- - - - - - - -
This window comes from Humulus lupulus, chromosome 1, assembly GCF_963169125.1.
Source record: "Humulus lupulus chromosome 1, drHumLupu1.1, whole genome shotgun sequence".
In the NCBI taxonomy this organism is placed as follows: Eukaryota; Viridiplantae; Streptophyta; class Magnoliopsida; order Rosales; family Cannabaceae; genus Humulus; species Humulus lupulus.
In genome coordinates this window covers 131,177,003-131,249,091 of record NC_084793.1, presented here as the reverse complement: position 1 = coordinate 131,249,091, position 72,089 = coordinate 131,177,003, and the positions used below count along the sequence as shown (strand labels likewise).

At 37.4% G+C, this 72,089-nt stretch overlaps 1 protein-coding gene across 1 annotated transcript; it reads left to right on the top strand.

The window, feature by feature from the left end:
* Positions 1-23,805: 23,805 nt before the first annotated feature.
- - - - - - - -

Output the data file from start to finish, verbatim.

This window comes from Humulus lupulus, chromosome 1, assembly GCF_963169125.1.
Source record: "Humulus lupulus chromosome 1, drHumLupu1.1, whole genome shotgun sequence".
In the NCBI taxonomy this organism is placed as follows: Eukaryota; Viridiplantae; Streptophyta; class Magnoliopsida; order Rosales; family Cannabaceae; genus Humulus; species Humulus lupulus.
In genome coordinates this window covers 131,177,003-131,249,091 of record NC_084793.1, presented here as the reverse complement: position 1 = coordinate 131,249,091, position 72,089 = coordinate 131,177,003, and the positions used below count along the sequence as shown (strand labels likewise).

At 37.4% G+C, this 72,089-nt stretch overlaps 1 protein-coding gene across 1 annotated transcript; it reads left to right on the top strand.

The window, feature by feature from the left end:
* Positions 1-23,805: 23,805 nt before the first annotated feature.